Before, with the exception of not having a proper girlfriend, I’d been a happy soul. An active part of the community (Morris Dancer, panto performer, residents association), a rewarding role within a team at work, pushing back the frontiers of Quality Assurance. I was usually cheerful and able to throw myself into my various activities with mind, body and soul . . . although I would probably not have been able to talk about such things.

Then life intervened and showed me the other side of human nature and human ways (in the form of the company that took us over) and the shift in electronics from useful state-of-the art developments to ‘how can we make money out of this’.

During my transitional phase including years in the wilderness of the Algarve mountains and intellectual challenge of a PhD I have learned much about how I, and humans generally, can better use our minds; how we can attain a transcendent state of consciousness that embraces rational though and sensory knowing but goes beyond to connect us into life itself, the one-ness of reality. This I recognises as the same flow and insight that I’d previously had naturally. But now I could explain it in ways that academia could understand and business could benefit from.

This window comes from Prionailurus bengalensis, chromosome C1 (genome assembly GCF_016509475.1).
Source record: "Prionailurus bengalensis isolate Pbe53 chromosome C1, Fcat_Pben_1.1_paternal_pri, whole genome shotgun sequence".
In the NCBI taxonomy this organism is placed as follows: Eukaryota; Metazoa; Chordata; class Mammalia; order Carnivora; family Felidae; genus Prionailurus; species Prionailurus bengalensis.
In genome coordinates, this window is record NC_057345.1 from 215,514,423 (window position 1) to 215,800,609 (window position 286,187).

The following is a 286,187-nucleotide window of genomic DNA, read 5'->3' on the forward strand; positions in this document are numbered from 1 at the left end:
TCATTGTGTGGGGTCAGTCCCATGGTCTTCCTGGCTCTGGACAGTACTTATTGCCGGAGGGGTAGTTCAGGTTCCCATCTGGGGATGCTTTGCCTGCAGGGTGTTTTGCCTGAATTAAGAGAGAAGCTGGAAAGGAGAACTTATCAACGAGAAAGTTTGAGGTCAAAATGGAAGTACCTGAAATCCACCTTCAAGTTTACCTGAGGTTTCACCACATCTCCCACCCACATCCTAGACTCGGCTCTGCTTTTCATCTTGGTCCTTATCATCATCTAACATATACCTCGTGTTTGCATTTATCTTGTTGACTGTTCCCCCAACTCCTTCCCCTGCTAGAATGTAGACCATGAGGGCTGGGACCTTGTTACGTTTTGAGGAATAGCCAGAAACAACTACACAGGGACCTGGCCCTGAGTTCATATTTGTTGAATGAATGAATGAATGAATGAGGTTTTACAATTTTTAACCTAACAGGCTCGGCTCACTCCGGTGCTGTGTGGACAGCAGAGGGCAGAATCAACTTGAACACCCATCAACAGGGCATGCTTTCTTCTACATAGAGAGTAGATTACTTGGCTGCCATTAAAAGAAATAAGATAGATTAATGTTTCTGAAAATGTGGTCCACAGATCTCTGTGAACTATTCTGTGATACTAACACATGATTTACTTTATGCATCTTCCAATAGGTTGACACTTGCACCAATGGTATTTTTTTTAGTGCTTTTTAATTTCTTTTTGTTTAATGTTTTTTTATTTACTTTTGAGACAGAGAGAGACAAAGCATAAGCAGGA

In parallel with the integration of inner knowing with outer knowing has been a huge mental clear-out; releasing mental blocks, grieving for old dreams and ideas that would never match reality, undoing beliefs about life and myself such that I could accept how different we all are. Through first-hand experience and through study (in the deep engagement sense of the word) of others and the ways of the world, I’ve come to see things for what they are . . . without getting too depressed or annoyed by them.

True, there will always be things that irritate or get me down, but now I’m able to face my own emotions and allow them to settle . . . and for others to be as they are.

In many ways I’m (almost!) back to how I was up to 20 years ago: a happy chappy with an enquiring mind, never happier than when throwing myself into a natural scene or creative endeavour, always keen to co-create and engage heart to heart with those I meet . . . in whatever situation.